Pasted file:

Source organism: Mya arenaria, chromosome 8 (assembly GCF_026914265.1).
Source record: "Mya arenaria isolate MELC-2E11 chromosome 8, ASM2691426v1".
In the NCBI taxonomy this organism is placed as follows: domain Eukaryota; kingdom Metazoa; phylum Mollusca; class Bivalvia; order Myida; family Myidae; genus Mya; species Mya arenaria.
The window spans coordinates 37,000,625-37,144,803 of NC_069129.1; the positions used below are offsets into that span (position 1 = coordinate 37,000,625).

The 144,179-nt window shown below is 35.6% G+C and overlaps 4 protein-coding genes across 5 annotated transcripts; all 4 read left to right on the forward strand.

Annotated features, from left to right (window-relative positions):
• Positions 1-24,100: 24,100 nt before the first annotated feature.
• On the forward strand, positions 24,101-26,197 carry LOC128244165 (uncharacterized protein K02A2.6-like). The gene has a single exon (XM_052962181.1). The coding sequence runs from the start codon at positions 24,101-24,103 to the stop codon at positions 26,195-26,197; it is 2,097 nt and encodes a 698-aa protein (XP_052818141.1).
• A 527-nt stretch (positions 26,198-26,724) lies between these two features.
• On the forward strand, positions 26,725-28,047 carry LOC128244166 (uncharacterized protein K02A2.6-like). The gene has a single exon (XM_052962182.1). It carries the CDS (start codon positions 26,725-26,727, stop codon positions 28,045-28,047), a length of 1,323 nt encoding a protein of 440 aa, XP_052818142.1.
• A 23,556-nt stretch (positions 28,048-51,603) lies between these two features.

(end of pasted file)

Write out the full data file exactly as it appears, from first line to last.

Source organism: Mya arenaria, chromosome 8 (assembly GCF_026914265.1).
Source record: "Mya arenaria isolate MELC-2E11 chromosome 8, ASM2691426v1".
In the NCBI taxonomy this organism is placed as follows: domain Eukaryota; kingdom Metazoa; phylum Mollusca; class Bivalvia; order Myida; family Myidae; genus Mya; species Mya arenaria.
The window spans coordinates 37,000,625-37,144,803 of NC_069129.1; the positions used below are offsets into that span (position 1 = coordinate 37,000,625).

The 144,179-nt window shown below is 35.6% G+C and overlaps 4 protein-coding genes across 5 annotated transcripts; all 4 read left to right on the forward strand.

Annotated features, from left to right (window-relative positions):
• Positions 1-24,100: 24,100 nt before the first annotated feature.
• On the forward strand, positions 24,101-26,197 carry LOC128244165 (uncharacterized protein K02A2.6-like). The gene has a single exon (XM_052962181.1). The coding sequence runs from the start codon at positions 24,101-24,103 to the stop codon at positions 26,195-26,197; it is 2,097 nt and encodes a 698-aa protein (XP_052818141.1).
• A 527-nt stretch (positions 26,198-26,724) lies between these two features.
• On the forward strand, positions 26,725-28,047 carry LOC128244166 (uncharacterized protein K02A2.6-like). The gene has a single exon (XM_052962182.1). It carries the CDS (start codon positions 26,725-26,727, stop codon positions 28,045-28,047), a length of 1,323 nt encoding a protein of 440 aa, XP_052818142.1.
• A 23,556-nt stretch (positions 28,048-51,603) lies between these two features.